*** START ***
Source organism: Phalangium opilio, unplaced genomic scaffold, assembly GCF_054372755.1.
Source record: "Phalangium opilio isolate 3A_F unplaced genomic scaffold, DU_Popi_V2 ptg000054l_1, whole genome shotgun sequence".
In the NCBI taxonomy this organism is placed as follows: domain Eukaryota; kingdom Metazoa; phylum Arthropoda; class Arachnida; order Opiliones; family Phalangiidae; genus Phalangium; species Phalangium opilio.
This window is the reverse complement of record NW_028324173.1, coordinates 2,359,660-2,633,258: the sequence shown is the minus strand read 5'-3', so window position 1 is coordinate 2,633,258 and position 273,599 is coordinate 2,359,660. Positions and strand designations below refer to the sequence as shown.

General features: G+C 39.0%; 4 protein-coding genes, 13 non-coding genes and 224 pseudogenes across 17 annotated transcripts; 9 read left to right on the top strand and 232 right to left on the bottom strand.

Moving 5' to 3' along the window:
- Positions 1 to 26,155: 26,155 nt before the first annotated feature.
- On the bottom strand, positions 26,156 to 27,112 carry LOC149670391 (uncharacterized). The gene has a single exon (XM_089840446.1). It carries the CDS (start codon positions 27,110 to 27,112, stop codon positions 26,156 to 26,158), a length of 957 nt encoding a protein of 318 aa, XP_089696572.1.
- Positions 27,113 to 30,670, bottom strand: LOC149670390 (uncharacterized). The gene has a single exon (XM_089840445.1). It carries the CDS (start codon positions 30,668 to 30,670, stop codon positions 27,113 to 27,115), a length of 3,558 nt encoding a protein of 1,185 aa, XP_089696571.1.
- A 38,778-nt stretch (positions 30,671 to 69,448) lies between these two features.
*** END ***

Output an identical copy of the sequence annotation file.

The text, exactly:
Source organism: Phalangium opilio, unplaced genomic scaffold, assembly GCF_054372755.1.
Source record: "Phalangium opilio isolate 3A_F unplaced genomic scaffold, DU_Popi_V2 ptg000054l_1, whole genome shotgun sequence".
In the NCBI taxonomy this organism is placed as follows: domain Eukaryota; kingdom Metazoa; phylum Arthropoda; class Arachnida; order Opiliones; family Phalangiidae; genus Phalangium; species Phalangium opilio.
This window is the reverse complement of record NW_028324173.1, coordinates 2,359,660-2,633,258: the sequence shown is the minus strand read 5'-3', so window position 1 is coordinate 2,633,258 and position 273,599 is coordinate 2,359,660. Positions and strand designations below refer to the sequence as shown.

General features: G+C 39.0%; 4 protein-coding genes, 13 non-coding genes and 224 pseudogenes across 17 annotated transcripts; 9 read left to right on the top strand and 232 right to left on the bottom strand.

Moving 5' to 3' along the window:
- Positions 1 to 26,155: 26,155 nt before the first annotated feature.
- On the bottom strand, positions 26,156 to 27,112 carry LOC149670391 (uncharacterized). The gene has a single exon (XM_089840446.1). It carries the CDS (start codon positions 27,110 to 27,112, stop codon positions 26,156 to 26,158), a length of 957 nt encoding a protein of 318 aa, XP_089696572.1.
- Positions 27,113 to 30,670, bottom strand: LOC149670390 (uncharacterized). The gene has a single exon (XM_089840445.1). It carries the CDS (start codon positions 30,668 to 30,670, stop codon positions 27,113 to 27,115), a length of 3,558 nt encoding a protein of 1,185 aa, XP_089696571.1.
- A 38,778-nt stretch (positions 30,671 to 69,448) lies between these two features.